riting a song is about telling a story and for me songwriting is all about putting music to an imaginary film. Where is it located... who is in it... when does it happen and what is the timeframe? The songwriter gets to choose the camera angles, long shots and close ups. And then of course a song comes along which doesn’t fit into any of those categories at all!
It is without doubt a rewarding, magical experience to sit with a guitar or piano with no direction in mind and just play until something catches my attention, taps me on the shoulder, and gives me the clay to work and re-work until l have what looks like a viable idea for a song.
This is a very visual approach, but for me that’s the way it works.
n common with a lot other composers l have spent time writing and recording specific instrumental music for production libraries, music that can be chosen off-the-shelf by a director or editor and used in their latest film or TV production. Very often l don’t get to hear where it is used, but occasionally l can be watching TV and there it is, one of my long lost tracks, plucked from obscurity and used on anything from car adverts to Oprah.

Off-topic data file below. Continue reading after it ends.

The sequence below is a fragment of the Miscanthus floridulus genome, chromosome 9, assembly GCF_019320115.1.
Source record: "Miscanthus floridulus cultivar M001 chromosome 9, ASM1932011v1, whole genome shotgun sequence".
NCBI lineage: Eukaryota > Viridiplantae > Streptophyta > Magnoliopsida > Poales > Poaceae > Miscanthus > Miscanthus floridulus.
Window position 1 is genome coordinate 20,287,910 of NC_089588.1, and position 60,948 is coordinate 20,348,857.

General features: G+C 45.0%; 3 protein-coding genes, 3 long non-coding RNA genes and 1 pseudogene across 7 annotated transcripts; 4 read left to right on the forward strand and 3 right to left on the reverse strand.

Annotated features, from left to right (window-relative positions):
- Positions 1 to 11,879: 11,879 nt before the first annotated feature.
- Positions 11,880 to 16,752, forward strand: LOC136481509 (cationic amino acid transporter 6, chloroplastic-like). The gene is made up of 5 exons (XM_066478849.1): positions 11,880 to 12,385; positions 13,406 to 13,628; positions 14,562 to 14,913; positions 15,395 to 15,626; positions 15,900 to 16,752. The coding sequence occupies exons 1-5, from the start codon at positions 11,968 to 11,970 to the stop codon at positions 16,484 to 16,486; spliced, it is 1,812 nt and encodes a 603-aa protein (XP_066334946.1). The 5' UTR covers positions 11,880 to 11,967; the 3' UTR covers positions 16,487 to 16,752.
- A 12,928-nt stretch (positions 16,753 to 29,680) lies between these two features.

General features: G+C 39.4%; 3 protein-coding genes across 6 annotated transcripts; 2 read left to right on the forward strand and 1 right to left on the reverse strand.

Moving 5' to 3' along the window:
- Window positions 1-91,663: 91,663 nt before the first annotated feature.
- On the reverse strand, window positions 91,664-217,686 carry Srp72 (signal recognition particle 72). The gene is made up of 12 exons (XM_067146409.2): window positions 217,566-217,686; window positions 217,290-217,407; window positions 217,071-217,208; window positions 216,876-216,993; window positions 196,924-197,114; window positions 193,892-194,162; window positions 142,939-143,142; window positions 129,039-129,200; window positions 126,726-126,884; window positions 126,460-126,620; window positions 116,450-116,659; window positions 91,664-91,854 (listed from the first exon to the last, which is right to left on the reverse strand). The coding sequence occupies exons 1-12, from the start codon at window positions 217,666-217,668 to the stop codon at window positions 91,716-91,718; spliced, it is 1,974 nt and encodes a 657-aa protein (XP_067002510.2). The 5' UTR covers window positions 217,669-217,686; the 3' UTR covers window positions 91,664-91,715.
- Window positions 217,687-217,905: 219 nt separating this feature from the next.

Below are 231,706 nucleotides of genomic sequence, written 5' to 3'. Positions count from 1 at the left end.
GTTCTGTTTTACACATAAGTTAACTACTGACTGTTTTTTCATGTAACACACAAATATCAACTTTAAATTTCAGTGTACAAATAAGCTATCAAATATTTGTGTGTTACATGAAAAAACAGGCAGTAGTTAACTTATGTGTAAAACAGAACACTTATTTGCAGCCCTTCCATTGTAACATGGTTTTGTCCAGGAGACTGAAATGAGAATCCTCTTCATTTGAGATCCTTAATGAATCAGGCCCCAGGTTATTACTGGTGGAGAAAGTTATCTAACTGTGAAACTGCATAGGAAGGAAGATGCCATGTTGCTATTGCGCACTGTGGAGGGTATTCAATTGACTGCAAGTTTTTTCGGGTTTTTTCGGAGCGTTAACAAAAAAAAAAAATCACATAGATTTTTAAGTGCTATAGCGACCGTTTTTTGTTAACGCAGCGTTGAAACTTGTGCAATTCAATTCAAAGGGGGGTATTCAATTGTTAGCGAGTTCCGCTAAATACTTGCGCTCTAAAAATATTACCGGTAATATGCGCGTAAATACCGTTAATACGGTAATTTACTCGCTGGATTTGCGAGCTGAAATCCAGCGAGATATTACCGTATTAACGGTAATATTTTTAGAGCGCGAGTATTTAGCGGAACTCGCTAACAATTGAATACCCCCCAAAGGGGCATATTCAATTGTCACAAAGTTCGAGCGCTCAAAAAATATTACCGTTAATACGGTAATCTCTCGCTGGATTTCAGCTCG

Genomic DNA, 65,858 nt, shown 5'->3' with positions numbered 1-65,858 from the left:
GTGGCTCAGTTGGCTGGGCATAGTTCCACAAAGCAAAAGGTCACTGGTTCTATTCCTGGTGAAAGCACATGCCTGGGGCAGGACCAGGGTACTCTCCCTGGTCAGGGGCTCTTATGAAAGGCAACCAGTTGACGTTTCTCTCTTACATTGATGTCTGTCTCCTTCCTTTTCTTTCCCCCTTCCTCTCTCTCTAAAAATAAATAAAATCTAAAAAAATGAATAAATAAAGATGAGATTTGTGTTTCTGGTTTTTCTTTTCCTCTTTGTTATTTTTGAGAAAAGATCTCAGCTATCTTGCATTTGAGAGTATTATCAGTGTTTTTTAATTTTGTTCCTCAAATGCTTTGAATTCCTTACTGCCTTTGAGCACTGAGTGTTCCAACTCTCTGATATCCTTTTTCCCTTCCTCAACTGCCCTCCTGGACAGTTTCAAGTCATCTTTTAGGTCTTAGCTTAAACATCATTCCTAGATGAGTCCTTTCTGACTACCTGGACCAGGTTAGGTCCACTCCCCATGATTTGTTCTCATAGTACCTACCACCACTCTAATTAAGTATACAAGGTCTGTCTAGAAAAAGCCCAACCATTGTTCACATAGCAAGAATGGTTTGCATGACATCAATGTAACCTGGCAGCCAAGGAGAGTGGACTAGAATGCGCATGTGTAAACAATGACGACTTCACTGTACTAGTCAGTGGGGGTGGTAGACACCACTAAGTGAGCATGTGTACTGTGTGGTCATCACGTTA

By far the best buzz for me is to write and record music for pre-school TV. I am lucky to have worked for Anne Wood at Ragdoll Productions, creators of some of the best-loved TV shows for pre-schoolers on the planet (Teletubbies, Twirlywoos, Rosie & Jim). I can just let my inner 5-year old run riot - it is so much fun and incredibly satisfying to fit music to picture. And then there are the theme tunes for the shows - my songs can end up staying with youngsters for the rest of their lives. No pressure there then.
Loving the new artwork on my Eastwood Warren Ellis signature electric tenor. Painted by the fabulous Swedish artist Annica Neumuller